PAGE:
Magazine Makes News by Having a Name (CJR Daily)
How desperate is the New York Media for any info crumbs coming out of the Conde Nast empire? The buzz on their new finance magazine continues for no reason except that it's chosen a name: Portfolio. It's sort of a bland name, makes you wonder if there's some alluded-to double entendre going on there, like, "Check out the size of her/his, um... Portfolio". The naming of the magazine, which won't be out for another year, landed a 1500-word article in The Times. Once the article got the name out of the way, and had to fill the remaining 1499 words, it focused on areas such as the magazine's content, which is a little strange since it has no content. Still, it must've been a pretty exciting week for those working on the launch, imagine the news they get when they announce the newsstand price.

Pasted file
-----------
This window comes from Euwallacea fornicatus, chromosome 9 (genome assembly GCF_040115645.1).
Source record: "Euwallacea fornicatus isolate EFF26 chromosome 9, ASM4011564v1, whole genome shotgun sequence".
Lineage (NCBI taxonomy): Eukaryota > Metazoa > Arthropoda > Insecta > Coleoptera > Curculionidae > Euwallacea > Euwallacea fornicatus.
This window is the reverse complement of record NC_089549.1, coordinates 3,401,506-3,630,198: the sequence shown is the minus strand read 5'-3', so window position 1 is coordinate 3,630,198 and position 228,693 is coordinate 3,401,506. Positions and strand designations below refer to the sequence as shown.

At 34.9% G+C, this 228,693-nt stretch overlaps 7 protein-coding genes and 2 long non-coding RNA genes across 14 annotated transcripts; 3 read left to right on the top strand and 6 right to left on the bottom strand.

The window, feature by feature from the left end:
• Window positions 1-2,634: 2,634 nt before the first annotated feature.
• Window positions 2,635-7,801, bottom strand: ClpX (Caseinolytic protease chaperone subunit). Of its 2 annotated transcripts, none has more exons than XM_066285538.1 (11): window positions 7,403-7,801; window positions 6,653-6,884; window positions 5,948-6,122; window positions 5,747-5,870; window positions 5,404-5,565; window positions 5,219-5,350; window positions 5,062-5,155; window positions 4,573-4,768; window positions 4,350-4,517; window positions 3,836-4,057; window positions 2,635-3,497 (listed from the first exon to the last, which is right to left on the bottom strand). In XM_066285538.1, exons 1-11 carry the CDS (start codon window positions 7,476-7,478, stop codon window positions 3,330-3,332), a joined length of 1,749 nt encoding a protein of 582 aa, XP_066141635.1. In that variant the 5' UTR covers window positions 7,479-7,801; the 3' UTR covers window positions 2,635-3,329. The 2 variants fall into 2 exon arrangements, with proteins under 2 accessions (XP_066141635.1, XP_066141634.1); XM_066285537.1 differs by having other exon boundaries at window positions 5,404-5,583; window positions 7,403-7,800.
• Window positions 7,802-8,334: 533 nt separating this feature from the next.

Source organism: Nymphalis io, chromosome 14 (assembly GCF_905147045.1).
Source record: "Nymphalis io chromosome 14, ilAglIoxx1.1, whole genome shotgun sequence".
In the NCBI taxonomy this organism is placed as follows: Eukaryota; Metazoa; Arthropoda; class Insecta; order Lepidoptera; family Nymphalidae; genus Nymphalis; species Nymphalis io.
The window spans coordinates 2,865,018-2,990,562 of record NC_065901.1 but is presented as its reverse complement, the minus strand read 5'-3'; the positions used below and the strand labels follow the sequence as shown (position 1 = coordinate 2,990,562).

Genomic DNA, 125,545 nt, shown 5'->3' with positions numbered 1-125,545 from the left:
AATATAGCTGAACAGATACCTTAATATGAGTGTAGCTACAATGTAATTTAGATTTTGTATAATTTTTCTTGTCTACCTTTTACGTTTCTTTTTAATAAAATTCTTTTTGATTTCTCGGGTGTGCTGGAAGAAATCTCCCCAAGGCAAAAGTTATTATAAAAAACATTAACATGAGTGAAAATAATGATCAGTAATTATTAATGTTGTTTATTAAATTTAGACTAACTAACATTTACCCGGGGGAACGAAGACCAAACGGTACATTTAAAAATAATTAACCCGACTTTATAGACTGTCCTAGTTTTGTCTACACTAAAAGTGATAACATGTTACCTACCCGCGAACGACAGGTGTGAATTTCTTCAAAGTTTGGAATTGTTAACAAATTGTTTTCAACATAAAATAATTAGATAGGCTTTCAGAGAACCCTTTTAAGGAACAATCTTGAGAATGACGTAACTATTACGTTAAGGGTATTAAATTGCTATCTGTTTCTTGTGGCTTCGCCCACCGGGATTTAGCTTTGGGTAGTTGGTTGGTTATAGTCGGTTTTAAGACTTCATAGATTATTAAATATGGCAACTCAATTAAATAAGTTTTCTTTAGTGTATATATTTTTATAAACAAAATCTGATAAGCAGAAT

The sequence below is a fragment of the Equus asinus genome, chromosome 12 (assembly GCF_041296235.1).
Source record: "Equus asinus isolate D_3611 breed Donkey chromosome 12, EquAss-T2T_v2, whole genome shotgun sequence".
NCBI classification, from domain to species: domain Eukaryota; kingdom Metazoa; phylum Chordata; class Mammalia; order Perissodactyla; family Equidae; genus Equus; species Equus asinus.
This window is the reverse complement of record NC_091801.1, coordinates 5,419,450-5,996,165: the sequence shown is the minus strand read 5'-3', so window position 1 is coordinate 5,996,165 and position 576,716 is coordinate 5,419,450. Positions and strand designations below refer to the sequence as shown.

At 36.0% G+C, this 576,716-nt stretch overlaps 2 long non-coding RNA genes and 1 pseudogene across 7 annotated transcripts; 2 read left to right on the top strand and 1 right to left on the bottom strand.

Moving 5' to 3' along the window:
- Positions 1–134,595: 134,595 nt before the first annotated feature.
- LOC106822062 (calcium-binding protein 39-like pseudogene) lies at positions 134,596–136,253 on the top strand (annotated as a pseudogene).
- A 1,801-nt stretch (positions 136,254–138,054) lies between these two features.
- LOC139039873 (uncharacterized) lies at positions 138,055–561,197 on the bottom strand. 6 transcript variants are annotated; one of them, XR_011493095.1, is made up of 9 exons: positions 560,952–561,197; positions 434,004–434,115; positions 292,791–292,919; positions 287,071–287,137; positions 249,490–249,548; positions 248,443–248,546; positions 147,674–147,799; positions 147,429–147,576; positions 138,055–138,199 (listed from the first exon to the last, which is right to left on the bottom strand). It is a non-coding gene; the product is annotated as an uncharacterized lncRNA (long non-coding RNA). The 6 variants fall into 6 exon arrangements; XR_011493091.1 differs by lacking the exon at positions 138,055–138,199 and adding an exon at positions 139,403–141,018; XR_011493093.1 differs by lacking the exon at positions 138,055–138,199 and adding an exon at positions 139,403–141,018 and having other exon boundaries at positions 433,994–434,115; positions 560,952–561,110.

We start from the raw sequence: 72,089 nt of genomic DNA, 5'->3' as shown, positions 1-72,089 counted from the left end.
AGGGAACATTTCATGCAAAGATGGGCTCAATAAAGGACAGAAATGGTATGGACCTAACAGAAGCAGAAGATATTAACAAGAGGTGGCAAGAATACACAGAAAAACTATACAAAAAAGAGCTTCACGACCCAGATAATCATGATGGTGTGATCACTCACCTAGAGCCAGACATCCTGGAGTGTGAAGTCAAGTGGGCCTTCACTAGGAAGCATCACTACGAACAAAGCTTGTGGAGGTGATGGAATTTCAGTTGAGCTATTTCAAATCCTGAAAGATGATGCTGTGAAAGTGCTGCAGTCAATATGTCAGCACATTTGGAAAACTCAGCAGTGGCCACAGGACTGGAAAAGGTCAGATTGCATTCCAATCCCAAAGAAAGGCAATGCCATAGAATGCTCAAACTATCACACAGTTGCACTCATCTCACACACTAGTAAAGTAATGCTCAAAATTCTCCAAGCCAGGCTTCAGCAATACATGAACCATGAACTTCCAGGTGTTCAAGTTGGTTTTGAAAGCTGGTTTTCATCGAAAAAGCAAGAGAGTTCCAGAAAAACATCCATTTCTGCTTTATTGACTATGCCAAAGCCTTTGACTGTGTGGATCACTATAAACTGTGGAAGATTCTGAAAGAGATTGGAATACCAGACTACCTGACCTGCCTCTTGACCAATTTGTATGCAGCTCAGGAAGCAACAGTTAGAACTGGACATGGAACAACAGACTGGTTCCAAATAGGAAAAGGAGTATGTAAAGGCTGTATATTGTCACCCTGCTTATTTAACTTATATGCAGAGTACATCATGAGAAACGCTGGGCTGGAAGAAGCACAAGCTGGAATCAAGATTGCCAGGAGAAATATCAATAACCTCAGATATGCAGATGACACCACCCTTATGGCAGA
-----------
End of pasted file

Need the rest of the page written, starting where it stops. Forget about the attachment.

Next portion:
Banking On Home Depot As Long As Commerce And Banking Don’t Mix (Matrix)
Just like Wal-Mart, Home Depot wants to get into banking. Why not capture some of the profit that third party lenders are making for the purchase of construction materials. It'll be structured in such a way, that Home-Depot can still count the cash on the books, right away, we're sure. But the National Association Of Realtors, which of late has come to act as one of the most tenacious cartels is against the plan. They don't want any activity, which gives the appearance that commerce and banking is permissible. Their fear is that banks will move in on their turf, and become housing brokers as well. It would seem like a natural fit, though certainly opponents will claim all sorts of conflicts of interest, etc. So in order to prevent this the NAR has to oppose every other possible tie up between a bank and a retailer. Gotta love regulation.